|Subject: Bali Travelogue|
Dear Fellow Travelers,
We are happy to be home, but we had a good time in Bali, too. Bali is different, and seeing
it was a great adventure. It is rainy season, but the weather cooperated for us: rain at
night; tropical showers during the day.
Bali, however, definitely a third world country. The family car, for most, is a motor scooter.
90% of the traffic on the narrow roads is as follows: Dad, frequently the only one with a
helmet, mom, and baby or two held precariously between parents, on the family car, a motor
Rules of the road: he who has biggest car has the right of way. Yet they are surprisingly
courteous, most of the time, and wave someone ahead if safe to pass.
We were so very glad to have hired a driver/guide with his car, rather than renting a car
and trying to drive under those conditions. Incidentally, they drive on the left side of
the road, just like we are experiencing at the present time in Australia. Can't imagine the
tourists we saw trying to drive Bali style on narrow, unmarked roads, with ditches running
on both sides of the narrow, but paved roads. Hati hati, pronounced hot tea, hot tea, is
the Balinese word for be careful. Must admit, hati hati came to mind frequently as we watched
the motor scooters whiz by with unhelmeted babies, children, well, everyone without helmets,
although helmets are required by law. Many of the drivers did have helmets, but passengers
We also were very nervous one afternoon as Wayan, our guide, sped off and down the mountain
range we had crossed in an absolute deluge! It rained every day we were in Bali, but usually
Interesting note: all children's first names reveal their order of birth. For instance, Wayan
is first born, Martei (sp?)is second born, etc. How did we learn this? Well, while introducing
myself to a friendly guard at our hotel, I said my name was Marty. He said: that is my name,
too. Turns out he was second born in his family. I then explained to him I was Wayan Marty.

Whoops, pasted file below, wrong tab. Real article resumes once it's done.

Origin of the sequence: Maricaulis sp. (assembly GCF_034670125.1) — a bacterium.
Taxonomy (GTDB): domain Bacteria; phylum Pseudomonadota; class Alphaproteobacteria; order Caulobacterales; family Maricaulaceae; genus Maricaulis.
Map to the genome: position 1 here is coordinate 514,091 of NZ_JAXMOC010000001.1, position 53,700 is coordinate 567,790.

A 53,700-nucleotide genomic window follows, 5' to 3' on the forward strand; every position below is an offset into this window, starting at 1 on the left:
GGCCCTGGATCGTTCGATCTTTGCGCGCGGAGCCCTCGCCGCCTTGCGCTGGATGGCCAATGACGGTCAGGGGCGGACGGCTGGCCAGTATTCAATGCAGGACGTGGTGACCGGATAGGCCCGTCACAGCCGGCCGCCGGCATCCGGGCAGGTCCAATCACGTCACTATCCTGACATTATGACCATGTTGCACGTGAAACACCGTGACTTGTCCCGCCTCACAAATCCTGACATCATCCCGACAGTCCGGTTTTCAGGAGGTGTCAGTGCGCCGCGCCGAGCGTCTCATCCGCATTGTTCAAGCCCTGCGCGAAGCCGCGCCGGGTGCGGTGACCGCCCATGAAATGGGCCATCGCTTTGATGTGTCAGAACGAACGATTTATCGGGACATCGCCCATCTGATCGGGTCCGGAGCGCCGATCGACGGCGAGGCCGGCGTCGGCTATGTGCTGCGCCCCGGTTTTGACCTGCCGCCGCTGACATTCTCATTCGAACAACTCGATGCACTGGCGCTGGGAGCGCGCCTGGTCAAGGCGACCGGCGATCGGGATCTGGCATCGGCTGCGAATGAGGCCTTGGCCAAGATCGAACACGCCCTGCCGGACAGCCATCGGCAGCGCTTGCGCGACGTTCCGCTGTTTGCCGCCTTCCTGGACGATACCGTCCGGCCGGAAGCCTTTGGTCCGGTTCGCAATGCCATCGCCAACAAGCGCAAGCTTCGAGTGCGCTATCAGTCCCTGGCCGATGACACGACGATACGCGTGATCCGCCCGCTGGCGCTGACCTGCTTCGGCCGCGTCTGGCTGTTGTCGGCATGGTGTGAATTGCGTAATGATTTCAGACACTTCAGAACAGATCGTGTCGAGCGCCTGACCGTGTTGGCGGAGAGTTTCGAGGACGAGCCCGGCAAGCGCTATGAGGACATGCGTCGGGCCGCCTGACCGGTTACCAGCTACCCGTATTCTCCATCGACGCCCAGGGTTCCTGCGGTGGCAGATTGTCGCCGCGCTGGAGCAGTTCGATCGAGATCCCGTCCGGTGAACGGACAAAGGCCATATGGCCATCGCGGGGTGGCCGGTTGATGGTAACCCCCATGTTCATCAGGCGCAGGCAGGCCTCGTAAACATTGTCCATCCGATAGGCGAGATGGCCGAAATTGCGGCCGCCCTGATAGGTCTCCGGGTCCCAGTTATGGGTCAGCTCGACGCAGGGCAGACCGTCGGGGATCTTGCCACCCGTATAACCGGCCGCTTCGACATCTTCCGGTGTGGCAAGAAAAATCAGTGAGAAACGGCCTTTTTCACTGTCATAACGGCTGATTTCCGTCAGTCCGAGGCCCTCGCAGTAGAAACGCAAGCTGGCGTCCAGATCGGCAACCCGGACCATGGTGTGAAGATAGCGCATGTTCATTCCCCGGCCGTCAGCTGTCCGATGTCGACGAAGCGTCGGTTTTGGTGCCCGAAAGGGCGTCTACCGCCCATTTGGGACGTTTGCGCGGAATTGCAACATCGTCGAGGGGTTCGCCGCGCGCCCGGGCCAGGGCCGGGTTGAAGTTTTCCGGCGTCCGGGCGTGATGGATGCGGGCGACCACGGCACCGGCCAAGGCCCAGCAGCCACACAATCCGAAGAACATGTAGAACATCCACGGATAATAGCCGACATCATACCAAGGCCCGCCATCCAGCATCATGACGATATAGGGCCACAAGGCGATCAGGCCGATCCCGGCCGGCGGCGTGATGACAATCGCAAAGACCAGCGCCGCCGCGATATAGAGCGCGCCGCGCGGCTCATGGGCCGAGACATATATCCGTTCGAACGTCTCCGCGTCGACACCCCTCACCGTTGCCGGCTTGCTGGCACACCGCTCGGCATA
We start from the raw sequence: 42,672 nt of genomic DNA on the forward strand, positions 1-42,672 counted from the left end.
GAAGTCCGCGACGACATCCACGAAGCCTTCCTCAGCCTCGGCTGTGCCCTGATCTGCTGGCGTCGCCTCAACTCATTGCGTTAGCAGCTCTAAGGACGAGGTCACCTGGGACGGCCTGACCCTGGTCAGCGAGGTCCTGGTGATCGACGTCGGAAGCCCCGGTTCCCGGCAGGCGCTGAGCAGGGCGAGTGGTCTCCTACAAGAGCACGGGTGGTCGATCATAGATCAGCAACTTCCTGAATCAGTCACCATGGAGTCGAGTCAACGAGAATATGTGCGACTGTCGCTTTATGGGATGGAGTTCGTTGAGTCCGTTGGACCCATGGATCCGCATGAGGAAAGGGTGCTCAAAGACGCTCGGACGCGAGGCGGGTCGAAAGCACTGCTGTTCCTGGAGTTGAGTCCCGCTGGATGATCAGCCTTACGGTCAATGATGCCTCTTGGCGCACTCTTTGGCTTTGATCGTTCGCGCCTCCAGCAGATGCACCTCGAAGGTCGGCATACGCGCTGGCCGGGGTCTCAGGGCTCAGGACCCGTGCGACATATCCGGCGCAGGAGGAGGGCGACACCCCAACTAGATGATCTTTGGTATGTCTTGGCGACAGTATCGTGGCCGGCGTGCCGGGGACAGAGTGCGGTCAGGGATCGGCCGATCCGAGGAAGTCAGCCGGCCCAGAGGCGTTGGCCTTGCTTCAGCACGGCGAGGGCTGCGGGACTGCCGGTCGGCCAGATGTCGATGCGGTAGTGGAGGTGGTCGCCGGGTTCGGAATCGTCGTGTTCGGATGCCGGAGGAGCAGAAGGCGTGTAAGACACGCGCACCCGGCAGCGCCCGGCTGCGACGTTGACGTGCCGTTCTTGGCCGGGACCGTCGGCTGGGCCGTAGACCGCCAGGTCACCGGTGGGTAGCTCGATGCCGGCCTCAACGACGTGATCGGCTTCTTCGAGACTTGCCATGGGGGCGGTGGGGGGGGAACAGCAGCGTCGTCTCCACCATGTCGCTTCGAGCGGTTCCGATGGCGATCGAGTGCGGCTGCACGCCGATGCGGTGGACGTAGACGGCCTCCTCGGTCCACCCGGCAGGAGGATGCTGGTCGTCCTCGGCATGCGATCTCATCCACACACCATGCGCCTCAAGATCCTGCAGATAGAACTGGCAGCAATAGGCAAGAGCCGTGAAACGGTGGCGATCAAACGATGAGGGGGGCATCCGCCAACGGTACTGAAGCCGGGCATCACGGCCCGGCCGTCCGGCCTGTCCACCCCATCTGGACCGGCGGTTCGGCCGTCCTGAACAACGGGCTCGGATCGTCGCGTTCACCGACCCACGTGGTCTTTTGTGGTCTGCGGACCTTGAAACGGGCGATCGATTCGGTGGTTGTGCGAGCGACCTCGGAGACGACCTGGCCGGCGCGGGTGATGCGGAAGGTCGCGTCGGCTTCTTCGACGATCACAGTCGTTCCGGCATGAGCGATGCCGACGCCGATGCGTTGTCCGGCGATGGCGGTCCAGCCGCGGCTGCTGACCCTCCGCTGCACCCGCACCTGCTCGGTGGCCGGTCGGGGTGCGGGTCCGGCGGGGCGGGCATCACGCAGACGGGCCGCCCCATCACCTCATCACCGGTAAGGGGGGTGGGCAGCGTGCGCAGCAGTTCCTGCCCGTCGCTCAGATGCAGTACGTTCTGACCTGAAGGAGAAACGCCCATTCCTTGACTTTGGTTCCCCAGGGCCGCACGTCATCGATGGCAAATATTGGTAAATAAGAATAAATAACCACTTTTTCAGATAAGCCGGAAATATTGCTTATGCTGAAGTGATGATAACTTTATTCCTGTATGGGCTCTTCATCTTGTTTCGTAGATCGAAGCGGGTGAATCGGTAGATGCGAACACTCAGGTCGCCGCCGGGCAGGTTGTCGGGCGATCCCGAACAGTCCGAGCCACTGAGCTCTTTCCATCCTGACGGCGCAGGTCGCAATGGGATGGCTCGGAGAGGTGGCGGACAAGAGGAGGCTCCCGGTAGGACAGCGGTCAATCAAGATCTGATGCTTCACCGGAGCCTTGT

There is no central government on Bali. All people belong to a village, including the ex
pats, where elders rule and pontificate. When we asked why everyone had to belong to a village,
it was explained that it was for everyone in the village's (even the ex pats) own protection,
and so that someone could protect, help them and look after them. As there is no central
government, there is no organized garbage collection or dog catcher. There are wild dogs
wandering around everywhere, and we mean *everywhere*, as well as lots of wild chickens.
There are orange crate width and depth canals on both sides of almost all roads. They carry
the flooding water from all the rain. You see people bathing in them, washing their clothes
in them, washing dishes, etc.. We saw travelers (locals) doing their toilet in the bushes
by the canals, and then washing their backsides with water from the canal! Yikes. They have
the holes for toilets, similar to the Eiffel Tower toilets.
The rice paddies are a marvel of sculptured terraces, like Japan, which utilizes its precious,
little land mass as well. The terraces work as their irrigation system, since they have plenty
of rain. As one paddy fills with water, it overflows to the next. Cows stand in the paddies
as well as ducks and geese. The ducks are brought in to eat excess, floating rice. They are
being raised for food, too, obviously. Don't know why the cows are in there, too (forgot
Temples, temples everywhere. Each village has a temple; each home has a temple; each place
of employment has a temple. We had to rent sarongs to be allowed inside the more famous temples.
There are offerings everywhere, including on the dashboard on the inside of all cars. The
Balinese people are predominantly Hindu, then Buddhist, and lastly Muslim. It appears as